Nick Mangold was injured and is unlikely to play on Sunday, which means the smart but undersized Wesley Johnson will start in his place. We haven’t seen a huge drop off in center play, but I have noticed more up the gut pressure recently that the beginning of the season. At RG we have Brian Winters, who used to suck but he looked to be improving pretty well early this year. Then he delivered a dirty head butt to a Seahawk defender and not only got a killer 15 yard penalty, but also gave himself a concussion. I personally don’t believe he’s been as good since returning from the concussion. Overall, the line is pretty mediocre, they don’t run block well at all, and I think Chan’s system and Fitz’s quick, one read tendencies that keep the sack count low.”
Chris: “Excluding cornerback, what is the best and weakest starting position on the Jets' defense?”
Jeremy: “Good question. We have really only one good position on the defense and the rest of it is weak so I’ll start with the best. Our strongest position by far is the defensive line, though even they have wildly underperformed this year. Muhammad Wilkerson had quietly been a dominant force for years, culminating in an 80+ million dollar new contract this year. He’s rewarded the Jets for their big contract by proceeding to have what has been his worst year since probably his rookie season. I’m hopeful he can turn it around, but having watched him get handled by a Steelers 3rd string tackle who the Steelers fans have called “turnstile,” I’m not quite sure what to expect. Leonard Williams, the Jets first rounder in 2015, has been phenomenal. Sheldon Richardson, yet another first rounder, has played his role. Worst part is that his role makes no sense as a 300 pound movable chess piece, but with Wilk out against the Ravens he was put back at the 3 tech and 5 tech and was wreaking havoc. Steve McLendon has rotated in well when needed.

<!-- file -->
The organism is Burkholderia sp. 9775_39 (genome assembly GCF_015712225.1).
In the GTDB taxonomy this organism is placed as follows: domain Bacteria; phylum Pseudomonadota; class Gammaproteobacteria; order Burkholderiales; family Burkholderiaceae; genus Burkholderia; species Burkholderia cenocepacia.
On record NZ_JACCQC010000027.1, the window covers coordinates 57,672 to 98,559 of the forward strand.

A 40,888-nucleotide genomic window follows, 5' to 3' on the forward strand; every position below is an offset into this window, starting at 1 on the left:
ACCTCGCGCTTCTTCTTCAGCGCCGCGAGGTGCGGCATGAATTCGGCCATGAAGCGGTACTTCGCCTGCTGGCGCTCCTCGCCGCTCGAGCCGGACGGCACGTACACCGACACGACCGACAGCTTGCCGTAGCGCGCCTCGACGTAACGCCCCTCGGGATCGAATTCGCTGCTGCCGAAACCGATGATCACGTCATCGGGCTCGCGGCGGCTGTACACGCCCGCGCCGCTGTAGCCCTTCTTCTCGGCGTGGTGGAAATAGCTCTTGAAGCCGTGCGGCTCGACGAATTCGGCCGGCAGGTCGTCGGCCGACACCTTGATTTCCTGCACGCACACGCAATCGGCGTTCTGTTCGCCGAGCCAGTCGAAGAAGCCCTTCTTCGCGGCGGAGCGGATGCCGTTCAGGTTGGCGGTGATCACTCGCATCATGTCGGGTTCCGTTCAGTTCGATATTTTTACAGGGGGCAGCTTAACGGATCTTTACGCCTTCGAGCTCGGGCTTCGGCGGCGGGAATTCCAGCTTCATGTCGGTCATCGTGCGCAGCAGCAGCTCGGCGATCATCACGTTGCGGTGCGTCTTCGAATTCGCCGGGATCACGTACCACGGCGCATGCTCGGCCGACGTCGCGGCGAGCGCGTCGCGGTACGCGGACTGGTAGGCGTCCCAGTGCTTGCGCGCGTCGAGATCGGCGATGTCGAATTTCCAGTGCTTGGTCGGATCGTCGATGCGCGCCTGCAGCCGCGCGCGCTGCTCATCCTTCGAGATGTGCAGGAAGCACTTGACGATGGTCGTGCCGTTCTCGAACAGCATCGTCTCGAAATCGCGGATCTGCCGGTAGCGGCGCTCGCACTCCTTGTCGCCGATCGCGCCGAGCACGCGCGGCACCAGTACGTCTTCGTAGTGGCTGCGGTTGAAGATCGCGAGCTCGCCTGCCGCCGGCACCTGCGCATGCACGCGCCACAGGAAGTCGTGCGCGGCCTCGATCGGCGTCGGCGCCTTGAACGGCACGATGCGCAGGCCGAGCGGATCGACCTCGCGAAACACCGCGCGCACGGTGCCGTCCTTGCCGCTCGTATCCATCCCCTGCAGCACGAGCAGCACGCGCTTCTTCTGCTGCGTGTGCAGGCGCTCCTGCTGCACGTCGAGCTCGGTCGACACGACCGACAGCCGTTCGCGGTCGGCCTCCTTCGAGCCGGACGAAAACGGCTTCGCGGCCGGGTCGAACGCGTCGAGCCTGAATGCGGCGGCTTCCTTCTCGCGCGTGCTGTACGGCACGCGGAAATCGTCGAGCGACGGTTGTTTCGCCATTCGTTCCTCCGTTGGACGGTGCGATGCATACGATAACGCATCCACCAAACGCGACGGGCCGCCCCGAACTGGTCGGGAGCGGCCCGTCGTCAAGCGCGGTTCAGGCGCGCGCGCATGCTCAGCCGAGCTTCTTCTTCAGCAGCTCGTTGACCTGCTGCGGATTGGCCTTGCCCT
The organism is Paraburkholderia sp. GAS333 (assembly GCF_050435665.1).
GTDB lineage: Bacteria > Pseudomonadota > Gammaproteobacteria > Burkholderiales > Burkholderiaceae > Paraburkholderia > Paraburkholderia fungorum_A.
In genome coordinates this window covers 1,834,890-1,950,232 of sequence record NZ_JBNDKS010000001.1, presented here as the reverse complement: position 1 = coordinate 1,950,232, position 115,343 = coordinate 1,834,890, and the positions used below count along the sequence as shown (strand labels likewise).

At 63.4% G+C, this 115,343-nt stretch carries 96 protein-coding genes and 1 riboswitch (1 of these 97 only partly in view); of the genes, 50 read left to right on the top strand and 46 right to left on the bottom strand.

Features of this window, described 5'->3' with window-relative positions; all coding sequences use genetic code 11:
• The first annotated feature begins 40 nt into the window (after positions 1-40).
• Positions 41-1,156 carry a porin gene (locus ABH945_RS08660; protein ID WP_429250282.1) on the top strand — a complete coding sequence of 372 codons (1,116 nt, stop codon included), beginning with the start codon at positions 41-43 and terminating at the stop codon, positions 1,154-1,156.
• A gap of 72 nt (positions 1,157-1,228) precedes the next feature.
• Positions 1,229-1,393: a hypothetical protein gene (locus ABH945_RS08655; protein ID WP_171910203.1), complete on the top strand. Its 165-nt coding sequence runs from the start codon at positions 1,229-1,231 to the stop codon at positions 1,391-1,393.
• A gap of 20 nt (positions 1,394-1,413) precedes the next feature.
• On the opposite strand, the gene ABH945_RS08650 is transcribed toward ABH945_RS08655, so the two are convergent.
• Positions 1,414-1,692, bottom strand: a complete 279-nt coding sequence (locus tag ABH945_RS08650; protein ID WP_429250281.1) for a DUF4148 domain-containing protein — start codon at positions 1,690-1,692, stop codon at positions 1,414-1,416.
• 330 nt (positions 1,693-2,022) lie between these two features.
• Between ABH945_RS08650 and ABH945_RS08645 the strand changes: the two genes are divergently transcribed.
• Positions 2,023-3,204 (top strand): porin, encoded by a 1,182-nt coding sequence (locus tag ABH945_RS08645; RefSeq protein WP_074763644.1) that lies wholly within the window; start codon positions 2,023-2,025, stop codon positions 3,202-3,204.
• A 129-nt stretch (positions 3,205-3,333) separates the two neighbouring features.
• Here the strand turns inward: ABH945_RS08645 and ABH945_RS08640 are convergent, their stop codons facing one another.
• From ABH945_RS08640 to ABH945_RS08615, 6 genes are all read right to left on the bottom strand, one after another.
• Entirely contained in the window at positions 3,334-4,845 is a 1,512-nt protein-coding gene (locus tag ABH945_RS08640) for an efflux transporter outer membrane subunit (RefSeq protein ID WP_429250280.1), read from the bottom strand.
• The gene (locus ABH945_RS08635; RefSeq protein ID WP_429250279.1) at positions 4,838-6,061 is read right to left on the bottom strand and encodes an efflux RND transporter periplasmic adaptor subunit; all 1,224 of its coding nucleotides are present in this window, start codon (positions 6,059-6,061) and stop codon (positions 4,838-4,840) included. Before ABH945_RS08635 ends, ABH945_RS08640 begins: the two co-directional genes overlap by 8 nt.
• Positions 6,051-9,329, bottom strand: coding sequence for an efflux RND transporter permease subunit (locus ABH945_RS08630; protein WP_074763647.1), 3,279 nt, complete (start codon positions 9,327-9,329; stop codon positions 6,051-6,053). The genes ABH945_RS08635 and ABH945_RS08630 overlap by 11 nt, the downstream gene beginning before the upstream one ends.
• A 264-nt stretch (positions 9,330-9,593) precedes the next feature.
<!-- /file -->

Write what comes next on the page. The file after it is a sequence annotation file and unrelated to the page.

Weakest… besides CB? Oy. All of it? As much as our outside linebackers stink and give us no edge rush, I have to give this honor to the safeties. Marcus Gilchrist, Ravens game aside, has had a really, really bad year. He doesn’t cover well but makes up for it by not tackling. Calvin Pryor, another recent first round pick in his 3rd year out of Louisville, has seemingly made a major regression. Last year he looked to be taking that next step and many thought he could take another leap into being one of the better safeties in the league, but instead he fell backwards. I think his hitting ability and play in the box gives him value, but when he’s put out there backpedaling and playing centerfield… yuck.”
Chris: “Tell us about a young player on the Jets who has played pretty well in 2016.”
Jeremy: “I’ll give you one on offense and one on defense. Defensively, I touched on this in a previous question, but I can’t say enough about Leonard Williams. This guy is on the verge of being a superstar, which was the expectation after he was so phenomenal at USC and somehow fell to the #6 pick. He has 6 sacks in 7 games, but that alone doesn’t tell you how disruptive, how strong, how flexible he is. On a line with Muhammad Wilkerson and Sheldon Richardson, Williams may soon turn out to be the best of them.
On offense, though I think Jets fans have gotten a little over-eager about him, WR/move TE/something Quincy Enunwa has been a very pleasant surprise. He’s actually leading the team in receptions with 32, more than Brandon Marshall has. Eunuwa previously had the dropsies but he seems to have corrected that issue, and is contributing as a big body in the middle of the field with sub-4.5 speed. I don’t know if I would call him a go-to target yet, but he’s a very nice complimentary player.”
Thanks again to Jeremy for taking the time to answer my questions.